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Folio Archives 102: The Hobbit by JRR Tolkein - 1997 standard edition, 2002 limited edition

Folio Society devotees

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1wcarter
Mar 7, 9:33pm Top

The Hobbit, or There and Back Again by JRR Tolkein - 1997 standard edition, 2002 limited edition

If you have not read The Hobbit, you are one of the rare people on the planet who has not done so, as it is one of the world’s most widely read books. I won’t bother describing the plot.

The Folio Society has published The Hobbit in four different bindings, but there have only been two text blocks – one from 1976 and the other from 1979. The 1979 text was used for the subsequent 1997 standard edition and 2002 limited edition.

The 1976 edition had thirteen leaves in colour of Tolkien's own watercolour illustrations. It was bound in quarter brown leather, with brown canvas boards printed with a design in dark brown by Jeff Clements. The slipcase was a mottled brown and black and the book was 22.9 x 15.1 cm. and it had 288 pages. The imprint page listed the publisher as “George Allen & Unwin for the Folio Society”. This edition is now quite expensive on the secondary market.

In 1979 The Hobbit was published by the FS with two full-page drawings and nineteen head-pieces by Eric Fraser. It was bound in quarter dark red leather, had dark red cloth boards with the same design as the 1976 edition, and map endleaves. The slipcase was dark red or pale grey and measured 22.8 x 15 cm. There were now 248 pages.

Every subsequent edition used this text block, with even the publication date remaining 1979 on the title page.

In 1997 (the standard edition pictured below) the binding changed to orange paper blocked in gold with a design by Francis Mosley

The Folio Society bought out a limited edition in 2002. In reality, this was absolutely identical internally to the 1979 standard edition except for :-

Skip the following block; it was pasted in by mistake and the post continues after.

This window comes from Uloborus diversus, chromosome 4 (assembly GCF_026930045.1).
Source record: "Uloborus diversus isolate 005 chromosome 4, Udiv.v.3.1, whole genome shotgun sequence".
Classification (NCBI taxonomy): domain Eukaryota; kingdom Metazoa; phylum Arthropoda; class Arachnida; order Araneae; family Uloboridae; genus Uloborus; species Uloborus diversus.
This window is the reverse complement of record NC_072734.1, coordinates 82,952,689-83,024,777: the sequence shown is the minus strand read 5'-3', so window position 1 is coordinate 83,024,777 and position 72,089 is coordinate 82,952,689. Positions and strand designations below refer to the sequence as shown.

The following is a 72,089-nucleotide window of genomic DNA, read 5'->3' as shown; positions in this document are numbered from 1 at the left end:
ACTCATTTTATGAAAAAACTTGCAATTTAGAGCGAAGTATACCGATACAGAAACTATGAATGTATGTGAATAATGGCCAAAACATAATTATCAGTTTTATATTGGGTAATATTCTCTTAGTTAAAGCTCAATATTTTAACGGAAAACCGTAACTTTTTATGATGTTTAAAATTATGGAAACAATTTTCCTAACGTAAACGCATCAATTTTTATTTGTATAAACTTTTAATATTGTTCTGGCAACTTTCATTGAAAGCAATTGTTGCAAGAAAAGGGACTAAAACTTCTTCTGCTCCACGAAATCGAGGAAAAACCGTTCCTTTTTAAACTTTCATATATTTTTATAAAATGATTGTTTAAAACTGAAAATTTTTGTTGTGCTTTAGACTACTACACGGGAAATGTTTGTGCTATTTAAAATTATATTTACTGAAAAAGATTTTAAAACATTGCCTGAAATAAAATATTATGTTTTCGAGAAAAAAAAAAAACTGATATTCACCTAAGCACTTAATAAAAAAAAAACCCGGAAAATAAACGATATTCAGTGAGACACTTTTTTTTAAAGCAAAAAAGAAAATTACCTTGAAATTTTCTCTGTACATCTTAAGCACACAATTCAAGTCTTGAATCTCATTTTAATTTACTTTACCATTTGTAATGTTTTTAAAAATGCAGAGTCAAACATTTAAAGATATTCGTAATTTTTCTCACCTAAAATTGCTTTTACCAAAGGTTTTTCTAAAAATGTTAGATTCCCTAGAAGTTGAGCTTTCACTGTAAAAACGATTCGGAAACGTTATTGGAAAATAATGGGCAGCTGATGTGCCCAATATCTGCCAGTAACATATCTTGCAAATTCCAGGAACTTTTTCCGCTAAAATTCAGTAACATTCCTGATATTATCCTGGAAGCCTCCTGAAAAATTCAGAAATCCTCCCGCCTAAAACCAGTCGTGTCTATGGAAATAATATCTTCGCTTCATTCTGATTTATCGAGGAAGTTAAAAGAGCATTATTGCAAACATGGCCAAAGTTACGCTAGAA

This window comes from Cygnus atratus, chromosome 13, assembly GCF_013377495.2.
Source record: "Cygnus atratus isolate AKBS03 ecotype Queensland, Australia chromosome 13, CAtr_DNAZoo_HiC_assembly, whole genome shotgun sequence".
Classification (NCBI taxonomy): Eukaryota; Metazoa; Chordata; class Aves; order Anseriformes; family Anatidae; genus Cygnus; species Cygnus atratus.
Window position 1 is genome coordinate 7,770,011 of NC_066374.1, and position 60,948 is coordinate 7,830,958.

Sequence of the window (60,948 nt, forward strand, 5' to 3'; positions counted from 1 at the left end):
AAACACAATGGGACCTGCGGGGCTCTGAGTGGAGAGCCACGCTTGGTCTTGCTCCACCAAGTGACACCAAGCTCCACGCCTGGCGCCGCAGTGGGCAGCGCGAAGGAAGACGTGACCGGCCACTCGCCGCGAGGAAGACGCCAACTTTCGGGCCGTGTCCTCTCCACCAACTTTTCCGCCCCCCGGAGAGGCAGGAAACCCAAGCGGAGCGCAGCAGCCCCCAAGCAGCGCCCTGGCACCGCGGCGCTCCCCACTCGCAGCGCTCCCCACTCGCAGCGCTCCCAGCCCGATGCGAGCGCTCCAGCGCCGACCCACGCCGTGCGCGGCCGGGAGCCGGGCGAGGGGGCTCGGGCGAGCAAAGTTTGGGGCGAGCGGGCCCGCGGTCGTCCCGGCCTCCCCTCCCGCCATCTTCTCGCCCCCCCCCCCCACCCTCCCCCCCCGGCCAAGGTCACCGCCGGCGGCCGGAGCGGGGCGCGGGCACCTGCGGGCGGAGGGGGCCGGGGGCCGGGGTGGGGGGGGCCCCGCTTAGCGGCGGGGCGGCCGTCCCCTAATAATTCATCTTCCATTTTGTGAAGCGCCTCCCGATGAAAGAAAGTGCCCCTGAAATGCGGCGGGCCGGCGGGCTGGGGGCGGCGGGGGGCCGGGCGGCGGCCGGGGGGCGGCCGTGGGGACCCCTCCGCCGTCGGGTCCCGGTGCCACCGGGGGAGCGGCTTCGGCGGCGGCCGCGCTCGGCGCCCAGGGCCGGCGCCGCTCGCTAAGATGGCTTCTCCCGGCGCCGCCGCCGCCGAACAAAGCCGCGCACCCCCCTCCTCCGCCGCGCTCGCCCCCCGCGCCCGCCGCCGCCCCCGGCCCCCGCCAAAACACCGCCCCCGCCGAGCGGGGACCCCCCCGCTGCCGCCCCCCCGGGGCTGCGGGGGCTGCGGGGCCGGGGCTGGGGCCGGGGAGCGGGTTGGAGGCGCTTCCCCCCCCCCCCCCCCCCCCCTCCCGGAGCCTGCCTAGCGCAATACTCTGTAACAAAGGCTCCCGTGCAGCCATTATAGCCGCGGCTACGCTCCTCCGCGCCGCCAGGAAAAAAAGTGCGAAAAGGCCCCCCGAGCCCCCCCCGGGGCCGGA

- Leather slipcase with scalloped edges and gilt stamped calligraphic cover title
- Hand-bound in dark brown Moroccan Goatskin Leather and gold pure Indian Silk.
- Ribbon bookmark
- Gilded top page block edges
- Colophon page at front of book
- Slightly different imprint details

What you are paying a great deal more for in the limited edition is a beautiful slipcase and superb binding. The paper and page structure are identical to the standard edition.

There was also a scarce variant issue of the limited edition, in which in error the first signature lists George Allen & Unwin as publisher instead of the Folio Society. It is otherwise identical to the limited edition above. The number of these variant copies is unknown, nor is it known why the mismatch of cases and sheets took place.

1976 edition (image from web)


1979 edition (image from web)


1997 standard edition and 2002 limited edition







2002 LIMITED EDITION



















Pages common to both standard and limited editions

Front endpaper


Back endpaper




















1997 STANDARD EDITION









An index of the other illustrated reviews in the "Folio Archives" series can be viewed here.

2ultrarightist
Mar 8, 9:22am Top

Thank you for posting this. Do you know if the 1976 and/or 1979 edition were printed letterpress?

3c_schelle
Mar 8, 9:47am Top

>2 ultrarightist: The Folio 60 doesn't say so, but to my knowledge the 1979 first edition is Letterpress. I own a copy of that edition and it also feels like Letterpress, but it isn't stated anywhere explicitly.

4SF-72
Mar 8, 10:37am Top

That's completely off topic, but I recently had the standard edition signed by Richard Armitage, the actor who played Thorin in the film trilogy. Which makes me very happy in what's probably a bit of a silly way, but I do enjoy it - a lot. The general reaction by people I showed the book to was how pretty the illustrations were and how nice it looked in all. In that regard I actually prefer the standard edition to the limited edition. Those golden patterns are really pleasing.

5ultrarightist
Mar 8, 7:43pm Top

6Mooch360
Mar 10, 1:42pm Top

I have no idea what the maze design on the first two editions has to do with The Hobbit. It seems like an odd design choice.

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